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‘The Matrix Resurrections’ Producers File Lawsuit Over How the Film Was Released

The film production and financing company Village Roadshow filed a lawsuit on Monday against Warner Bros. Entertainment, a longtime partner, saying the studio engaged in “deliberate and consistent coordinated efforts” to reduce the value of Village Roadshow’s intellectual property by releasing “The Matrix Resurrections” simultaneously in theaters and on the streaming service HBO Max.

The complaint, which was filed in Los Angeles Superior Court, alleges that Warner Bros. used the pandemic as an excuse for the simultaneous release of the film in December. The suit claims Warner Bros. rushed the release of the movie, instead of letting it debut in 2022, to help boost HBO Max subscriptions, a revenue stream Village Roadshow doesn’t share in. WarnerMedia, the conglomerate that owns Warner Bros. and HBO Max, released all of its movies in 2021 simultaneously in theaters and on its streaming platform.

“The Matrix Resurrections” earned only $37 million at the domestic box office, the lowest result of any of the films in the “Matrix” series. Last month, WarnerMedia’s parent company, AT&T, said that HBO and HBO Max had ended 2021 with 73.8 million combined subscribers, beating projections.

The complaint also claims that Warner Bros. had attempted to deprive Village Roadshow of its contractual rights in other ways, specifically by cutting it out of productions that were based on shared intellectual property.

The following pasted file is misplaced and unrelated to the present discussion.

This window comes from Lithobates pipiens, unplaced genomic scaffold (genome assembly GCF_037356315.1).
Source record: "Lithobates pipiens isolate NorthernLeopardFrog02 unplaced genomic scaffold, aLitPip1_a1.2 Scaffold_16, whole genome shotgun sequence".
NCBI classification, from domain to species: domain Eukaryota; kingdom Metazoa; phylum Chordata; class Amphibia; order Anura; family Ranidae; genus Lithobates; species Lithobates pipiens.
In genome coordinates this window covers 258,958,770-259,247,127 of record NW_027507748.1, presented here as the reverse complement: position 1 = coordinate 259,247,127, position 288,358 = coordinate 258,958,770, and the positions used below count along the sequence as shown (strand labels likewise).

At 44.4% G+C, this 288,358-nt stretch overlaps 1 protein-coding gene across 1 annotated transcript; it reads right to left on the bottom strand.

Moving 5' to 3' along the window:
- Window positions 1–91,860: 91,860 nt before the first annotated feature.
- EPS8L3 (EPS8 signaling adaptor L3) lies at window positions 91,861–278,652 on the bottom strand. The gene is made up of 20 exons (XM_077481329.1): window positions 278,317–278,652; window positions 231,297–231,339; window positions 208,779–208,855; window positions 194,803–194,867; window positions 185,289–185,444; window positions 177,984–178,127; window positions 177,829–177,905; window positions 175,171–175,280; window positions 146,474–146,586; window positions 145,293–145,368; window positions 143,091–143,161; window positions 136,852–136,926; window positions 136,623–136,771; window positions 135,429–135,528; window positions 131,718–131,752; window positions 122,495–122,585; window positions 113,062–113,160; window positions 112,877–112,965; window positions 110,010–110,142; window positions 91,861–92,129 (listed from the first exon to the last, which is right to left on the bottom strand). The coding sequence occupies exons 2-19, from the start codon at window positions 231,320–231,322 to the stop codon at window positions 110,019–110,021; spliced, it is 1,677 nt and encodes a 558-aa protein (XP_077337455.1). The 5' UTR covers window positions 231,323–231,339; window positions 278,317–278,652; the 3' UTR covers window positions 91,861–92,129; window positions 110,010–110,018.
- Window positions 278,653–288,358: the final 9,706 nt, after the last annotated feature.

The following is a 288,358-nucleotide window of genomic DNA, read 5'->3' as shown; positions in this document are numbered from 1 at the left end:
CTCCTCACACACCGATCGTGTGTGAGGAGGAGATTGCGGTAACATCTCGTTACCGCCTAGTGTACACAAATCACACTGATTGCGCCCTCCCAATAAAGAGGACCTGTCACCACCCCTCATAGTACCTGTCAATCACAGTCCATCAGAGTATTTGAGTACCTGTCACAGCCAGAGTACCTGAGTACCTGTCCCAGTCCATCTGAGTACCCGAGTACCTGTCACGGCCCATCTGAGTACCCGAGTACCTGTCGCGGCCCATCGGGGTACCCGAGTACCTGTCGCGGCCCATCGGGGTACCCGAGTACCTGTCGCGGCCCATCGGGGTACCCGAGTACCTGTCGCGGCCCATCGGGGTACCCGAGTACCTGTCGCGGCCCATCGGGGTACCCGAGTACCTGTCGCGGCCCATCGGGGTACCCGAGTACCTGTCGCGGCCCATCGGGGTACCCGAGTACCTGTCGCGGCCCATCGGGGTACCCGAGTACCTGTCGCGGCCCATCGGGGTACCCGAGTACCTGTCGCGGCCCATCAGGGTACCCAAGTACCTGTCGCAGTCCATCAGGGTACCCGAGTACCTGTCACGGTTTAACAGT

Over the past 25 years, Village Roadshow has paid Warner Bros. more than $4.5 billion to produce and distribute 91 films, and the two co-own intellectual property rights to movies such as “The Joker,” “Charlie and the Chocolate Factory” and “Edge of Tomorrow.”

The suit claims Warner Bros. is attempting to cut Village Roadshow out of “Wonka,” which will star Timothée Chalamet as a young Willy Wonka — the main character of the 2005 film “Charlie and the Chocolate Factory.” According to the complaint, Warner Bros. is taking the position that the film is not a prequel and therefore Village Roadshow has no rights to it.

“This is a frivolous attempt by Village Roadshow to avoid their contractual commitment to participate in the arbitration that we commenced against them last week,” Warner Bros. said in a statement responding to the lawsuit, which was earlier reported by The Wall Street Journal. “We have no doubt that this case will be resolved in our favor.”

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